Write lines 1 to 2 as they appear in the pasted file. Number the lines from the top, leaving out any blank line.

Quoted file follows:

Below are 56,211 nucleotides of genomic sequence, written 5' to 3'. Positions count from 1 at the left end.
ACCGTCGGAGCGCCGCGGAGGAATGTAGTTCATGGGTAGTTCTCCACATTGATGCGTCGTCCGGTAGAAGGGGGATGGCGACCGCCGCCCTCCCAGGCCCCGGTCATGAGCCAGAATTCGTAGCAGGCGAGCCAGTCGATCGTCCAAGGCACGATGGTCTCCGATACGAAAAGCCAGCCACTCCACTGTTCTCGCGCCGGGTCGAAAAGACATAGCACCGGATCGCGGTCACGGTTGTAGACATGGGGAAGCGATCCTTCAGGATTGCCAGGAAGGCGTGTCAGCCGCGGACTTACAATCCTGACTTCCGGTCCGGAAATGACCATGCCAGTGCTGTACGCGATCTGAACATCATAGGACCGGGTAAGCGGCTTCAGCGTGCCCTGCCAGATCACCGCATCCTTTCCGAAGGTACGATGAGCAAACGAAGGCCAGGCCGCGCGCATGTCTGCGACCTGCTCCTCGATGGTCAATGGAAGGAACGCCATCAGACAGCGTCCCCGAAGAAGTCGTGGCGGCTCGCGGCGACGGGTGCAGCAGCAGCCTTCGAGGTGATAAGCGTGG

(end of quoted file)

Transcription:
Below are 56,211 nucleotides of genomic sequence, written 5' to 3'. Positions count from 1 at the left end.
ACCGTCGGAGCGCCGCGGAGGAATGTAGTTCATGGGTAGTTCTCCACATTGATGCGTCGTCCGGTAGAAGGGGGATGGCGACCGCCGCCCTCCCAGGCCCCGGTCATGAGCCAGAATTCGTAGCAGGCGAGCCAGTCGATCGTCCAAGGCACGATGGTCTCCGATACGAAAAGCCAGCCACTCCACTGTTCTCGCGCCGGGTCGAAAAGACATAGCACCGGATCGCGGTCACGGTTGTAGACATGGGGAAGCGATCCTTCAGGATTGCCAGGAAGGCGTGTCAGCCGCGGACTTACAATCCTGACTTCCGGTCCGGAAATGACCATGCCAGTGCTGTACGCGATCTGAACATCATAGGACCGGGTAAGCGGCTTCAGCGTGCCCTGCCAGATCACCGCATCCTTTCCGAAGGTACGATGAGCAAACGAAGGCCAGGCCGCGCGCATGTCTGCGACCTGCTCCTCGATGGTCAATGGAAGGAACGCCATCAGACAGCGTCCCCGAAGAAGTCGTGGCGGCTCGCGGCGACGGGTGCAGCAGCAGCCTTCGAGGTGATAAGCGTGG